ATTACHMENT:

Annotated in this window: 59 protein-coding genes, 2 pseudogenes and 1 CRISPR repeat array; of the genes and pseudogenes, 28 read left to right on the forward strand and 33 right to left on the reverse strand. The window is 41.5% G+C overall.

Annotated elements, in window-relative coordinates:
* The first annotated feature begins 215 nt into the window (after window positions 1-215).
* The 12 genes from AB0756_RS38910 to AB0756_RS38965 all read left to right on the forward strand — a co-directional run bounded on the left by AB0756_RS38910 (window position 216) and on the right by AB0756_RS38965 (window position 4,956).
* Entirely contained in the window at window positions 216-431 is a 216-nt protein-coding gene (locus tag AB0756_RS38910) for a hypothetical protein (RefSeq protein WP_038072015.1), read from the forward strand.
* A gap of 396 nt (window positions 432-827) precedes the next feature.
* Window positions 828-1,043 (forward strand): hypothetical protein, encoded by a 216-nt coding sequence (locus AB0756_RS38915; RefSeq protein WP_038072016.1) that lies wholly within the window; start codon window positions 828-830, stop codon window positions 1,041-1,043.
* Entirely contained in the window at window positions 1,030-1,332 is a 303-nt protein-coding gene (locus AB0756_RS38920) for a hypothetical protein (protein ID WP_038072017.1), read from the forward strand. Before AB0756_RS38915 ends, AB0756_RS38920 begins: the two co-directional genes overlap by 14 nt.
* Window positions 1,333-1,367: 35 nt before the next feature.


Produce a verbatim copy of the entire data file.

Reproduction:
Annotated in this window: 59 protein-coding genes, 2 pseudogenes and 1 CRISPR repeat array; of the genes and pseudogenes, 28 read left to right on the forward strand and 33 right to left on the reverse strand. The window is 41.5% G+C overall.

Annotated elements, in window-relative coordinates:
* The first annotated feature begins 215 nt into the window (after window positions 1-215).
* The 12 genes from AB0756_RS38910 to AB0756_RS38965 all read left to right on the forward strand — a co-directional run bounded on the left by AB0756_RS38910 (window position 216) and on the right by AB0756_RS38965 (window position 4,956).
* Entirely contained in the window at window positions 216-431 is a 216-nt protein-coding gene (locus tag AB0756_RS38910) for a hypothetical protein (RefSeq protein WP_038072015.1), read from the forward strand.
* A gap of 396 nt (window positions 432-827) precedes the next feature.
* Window positions 828-1,043 (forward strand): hypothetical protein, encoded by a 216-nt coding sequence (locus AB0756_RS38915; RefSeq protein WP_038072016.1) that lies wholly within the window; start codon window positions 828-830, stop codon window positions 1,041-1,043.
* Entirely contained in the window at window positions 1,030-1,332 is a 303-nt protein-coding gene (locus AB0756_RS38920) for a hypothetical protein (protein ID WP_038072017.1), read from the forward strand. Before AB0756_RS38915 ends, AB0756_RS38920 begins: the two co-directional genes overlap by 14 nt.
* Window positions 1,333-1,367: 35 nt before the next feature.